Whereas most of us think that hot chocolate and hot cocoa are the same thing, technically, they are not. Chocolate starts off as cacao seeds (most commonly known as cocoa beans) from pods on the bark of the Theobroma cacao tree. After a process of fermenting, drying, and roasting the seeds, the shells are removed, leaving the cacao nibs. The nibs are then crushed into a thick paste (called chocolate liquor, which despite the name, contains no alcohol), which is made up of cocoa solids and cocoa butter. The ancient peoples of Mesoamerica used to mix this paste with water to make the highly regarded drink.
Chocolate was made this way and consumed almost entirely as a drink for many years until 1828, when Dutch chemist Coenraad Johannes van Houten developed a process to separate most of the fat — the cocoa butter — from the chocolate liquor, turning the mixture into a desiccated cake, which was then pulverized into cocoa powder. In this process known as “Dutching”, the nibs are treated with alkaline salts to neutralize their acidity, mellow the flavor, and improve the cocoas’ solubility in warm water. Hence, the powder known as “Dutch cocoa.” “Natural cocoa” does not undergo the Dutching process.
From here, quality solid chocolate is made by re-adding cocoa butter to the chocolate liquor, together ith other ingredients like sugar, vanilla, and milk, and whatever flavours, nuts, etcetera, go into the particular chocolate.
To get our terms straight (and to exponentially increase your chocolate geek quotient): Hot cocoa is made with cocoa powder, be it Dutch or natural, whereas hot chocolate is made with little pieces (such as choco chips) or shavings of solid chocolate. Yummy however way you prefer to have it.
Good AND good for you? My Goodness!
Now here’s a hard and fast fact that I have definitely known and have chosen to believe, 100% since the dawn of time: Chocolate is not only good, it is good FOR you. Contrary to what many may ever so erroneously think, real chocolate is not “junk food.”
Research shows that real chocolate (not the stuff that says “chocolate flavoured”, or with “added chocolate”) is a highly complex substance, made up of 400-500 different compounds, many of which contain mind and body boosting benefits:
Caffeine – a stimulant, which is present in small amounts, varying according to the type and quantity of chocolate ingredients.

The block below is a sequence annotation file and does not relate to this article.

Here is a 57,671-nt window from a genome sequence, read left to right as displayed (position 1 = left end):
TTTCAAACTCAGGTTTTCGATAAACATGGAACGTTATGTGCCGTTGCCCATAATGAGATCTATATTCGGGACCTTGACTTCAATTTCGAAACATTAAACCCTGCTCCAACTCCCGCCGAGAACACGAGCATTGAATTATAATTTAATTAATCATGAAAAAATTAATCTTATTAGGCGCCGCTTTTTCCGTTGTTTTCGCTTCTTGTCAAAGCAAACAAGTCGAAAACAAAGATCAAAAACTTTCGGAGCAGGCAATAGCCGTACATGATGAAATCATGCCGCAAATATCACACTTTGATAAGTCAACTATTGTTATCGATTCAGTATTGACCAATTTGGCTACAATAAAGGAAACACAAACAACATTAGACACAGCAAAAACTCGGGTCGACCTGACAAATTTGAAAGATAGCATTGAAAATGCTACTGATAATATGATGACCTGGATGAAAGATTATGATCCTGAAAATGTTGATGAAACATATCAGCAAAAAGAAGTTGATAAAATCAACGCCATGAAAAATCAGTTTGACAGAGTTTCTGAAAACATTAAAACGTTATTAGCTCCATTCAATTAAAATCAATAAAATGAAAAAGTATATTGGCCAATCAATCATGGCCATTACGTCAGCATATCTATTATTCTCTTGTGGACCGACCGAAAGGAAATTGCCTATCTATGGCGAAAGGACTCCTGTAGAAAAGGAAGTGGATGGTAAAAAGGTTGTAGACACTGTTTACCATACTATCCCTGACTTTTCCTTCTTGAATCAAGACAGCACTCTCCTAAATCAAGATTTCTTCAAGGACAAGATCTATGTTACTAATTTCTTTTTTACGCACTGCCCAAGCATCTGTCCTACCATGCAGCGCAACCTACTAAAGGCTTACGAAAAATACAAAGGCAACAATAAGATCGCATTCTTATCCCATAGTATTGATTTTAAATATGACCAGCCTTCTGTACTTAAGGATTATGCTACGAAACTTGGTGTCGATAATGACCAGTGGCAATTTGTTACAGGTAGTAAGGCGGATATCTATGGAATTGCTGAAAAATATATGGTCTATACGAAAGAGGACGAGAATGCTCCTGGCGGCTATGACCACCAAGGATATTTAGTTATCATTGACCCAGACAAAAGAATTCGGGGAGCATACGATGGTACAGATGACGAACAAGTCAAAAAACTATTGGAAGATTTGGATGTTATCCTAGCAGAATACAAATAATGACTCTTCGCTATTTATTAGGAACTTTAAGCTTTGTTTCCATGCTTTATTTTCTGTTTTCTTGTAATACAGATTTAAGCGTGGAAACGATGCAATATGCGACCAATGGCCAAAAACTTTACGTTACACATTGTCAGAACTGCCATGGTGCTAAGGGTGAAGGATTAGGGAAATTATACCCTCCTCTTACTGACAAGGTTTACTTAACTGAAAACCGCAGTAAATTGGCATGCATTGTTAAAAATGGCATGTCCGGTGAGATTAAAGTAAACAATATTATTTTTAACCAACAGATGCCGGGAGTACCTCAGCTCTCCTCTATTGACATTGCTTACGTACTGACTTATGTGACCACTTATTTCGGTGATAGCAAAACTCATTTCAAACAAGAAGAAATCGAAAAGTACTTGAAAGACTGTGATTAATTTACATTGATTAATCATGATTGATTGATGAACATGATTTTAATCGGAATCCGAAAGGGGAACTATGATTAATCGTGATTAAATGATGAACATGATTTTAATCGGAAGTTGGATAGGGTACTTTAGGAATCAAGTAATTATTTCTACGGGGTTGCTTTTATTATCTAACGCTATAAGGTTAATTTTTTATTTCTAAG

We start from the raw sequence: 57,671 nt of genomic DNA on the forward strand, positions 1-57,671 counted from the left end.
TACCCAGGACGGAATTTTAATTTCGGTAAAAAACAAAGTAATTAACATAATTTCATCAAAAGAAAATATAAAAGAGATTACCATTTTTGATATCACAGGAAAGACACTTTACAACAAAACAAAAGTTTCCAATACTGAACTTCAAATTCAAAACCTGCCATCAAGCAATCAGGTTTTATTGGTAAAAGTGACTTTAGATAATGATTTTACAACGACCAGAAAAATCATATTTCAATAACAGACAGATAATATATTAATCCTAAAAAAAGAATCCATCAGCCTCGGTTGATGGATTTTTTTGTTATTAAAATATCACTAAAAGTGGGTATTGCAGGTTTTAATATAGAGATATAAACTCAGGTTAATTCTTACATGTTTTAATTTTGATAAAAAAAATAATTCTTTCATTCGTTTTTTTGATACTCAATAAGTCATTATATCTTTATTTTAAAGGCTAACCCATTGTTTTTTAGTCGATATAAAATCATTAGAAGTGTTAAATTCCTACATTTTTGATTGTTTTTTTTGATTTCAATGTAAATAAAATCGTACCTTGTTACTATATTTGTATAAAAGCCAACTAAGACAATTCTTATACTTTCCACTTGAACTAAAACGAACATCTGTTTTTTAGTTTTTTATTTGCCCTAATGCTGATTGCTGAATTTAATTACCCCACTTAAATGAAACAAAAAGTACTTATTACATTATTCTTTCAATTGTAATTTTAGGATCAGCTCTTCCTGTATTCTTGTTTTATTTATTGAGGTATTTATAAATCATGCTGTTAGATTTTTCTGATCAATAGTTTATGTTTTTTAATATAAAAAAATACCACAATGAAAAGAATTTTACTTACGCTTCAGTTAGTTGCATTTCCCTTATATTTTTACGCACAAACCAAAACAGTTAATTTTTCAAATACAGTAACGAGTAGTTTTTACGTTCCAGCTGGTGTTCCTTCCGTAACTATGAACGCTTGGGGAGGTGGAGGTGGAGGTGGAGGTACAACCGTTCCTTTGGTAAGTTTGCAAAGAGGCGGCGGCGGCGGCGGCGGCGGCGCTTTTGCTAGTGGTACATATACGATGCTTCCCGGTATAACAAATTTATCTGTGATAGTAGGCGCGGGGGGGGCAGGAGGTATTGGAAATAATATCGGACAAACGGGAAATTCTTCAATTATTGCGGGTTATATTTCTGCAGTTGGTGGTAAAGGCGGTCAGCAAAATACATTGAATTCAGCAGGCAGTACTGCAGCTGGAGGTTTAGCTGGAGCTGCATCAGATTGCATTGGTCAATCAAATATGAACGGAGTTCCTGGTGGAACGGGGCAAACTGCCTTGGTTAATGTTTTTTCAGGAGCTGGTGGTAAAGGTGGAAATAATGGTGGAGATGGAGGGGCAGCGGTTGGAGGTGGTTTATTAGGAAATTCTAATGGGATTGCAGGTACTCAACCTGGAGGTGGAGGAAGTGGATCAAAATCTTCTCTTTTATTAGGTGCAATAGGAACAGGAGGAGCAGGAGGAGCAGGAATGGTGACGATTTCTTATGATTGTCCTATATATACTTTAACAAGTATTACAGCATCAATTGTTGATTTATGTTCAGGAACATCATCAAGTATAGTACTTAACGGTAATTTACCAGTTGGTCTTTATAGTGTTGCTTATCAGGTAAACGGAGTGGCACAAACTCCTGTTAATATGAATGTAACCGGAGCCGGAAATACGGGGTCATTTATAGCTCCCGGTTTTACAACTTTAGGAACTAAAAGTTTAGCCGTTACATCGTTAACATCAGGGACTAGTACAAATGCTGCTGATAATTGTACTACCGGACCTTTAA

Theobromine – another kind of mild stimulant, from which chocolate gets most of its kick. Theobromine energizes without greatly activating the central nervous system like caffeine does. It is known to help with mood, dilate blood vessels, lower blood pressure, relax the smooth muscles of the bronchi in the lungs (hence, it is also the active ingredient in asthma medications), and can also be used to treat coughs.
Tryptophan – which is responsible for activating serotonin – your body’s “feel-good” neurotransmitter – in the brain.
Phenylethylamine – works like an amphetamines in that it releases norepinephrine, responsible for heightened excitement, alertness, and decision-making abilities. It also activates dopamine, which releases endorphins (natural painkillers) and enhances mood.
Flavonoids – these antioxidants improve blood flow to the heart and brain, prevent clots, improve cardiac health, and have anti-inflammatory properties.
Chocolate has also been long-held as possessing aphrodisiacal qualities.
I don’t know about you, but all this talk of hot chocolate has left me with a serious hankering for a nice big cup of healthful happiness. And since I’ve reached my word-count limit, it’s off to the kitchen I go (grabbing some marshmallows, along the way). Cheers to chocolate!
Check out this internet favorite recipe for hot chocolate:
Drew’s World Famous Triple Rush Hot Chocolate
- 1/2 cup semisweet chocolate chips
- 1/2 cup milk
- 1/4 teaspoon ground cinnamon
- 1 dash hot chili powder
- 1 teaspoon instant coffee granules
- 1/2 cup cold milk
Combine the chocolate chips and milk in a glass or plastic dish, and microwave on high, stirring every 20 to 30 seconds, until melted and smooth. Mix in the coffee, cinnamon, and hot chili powder until the instant coffee has dissolved. Stir in the cold milk. Strain into 2 mugs. Thin with additional milk, if desired.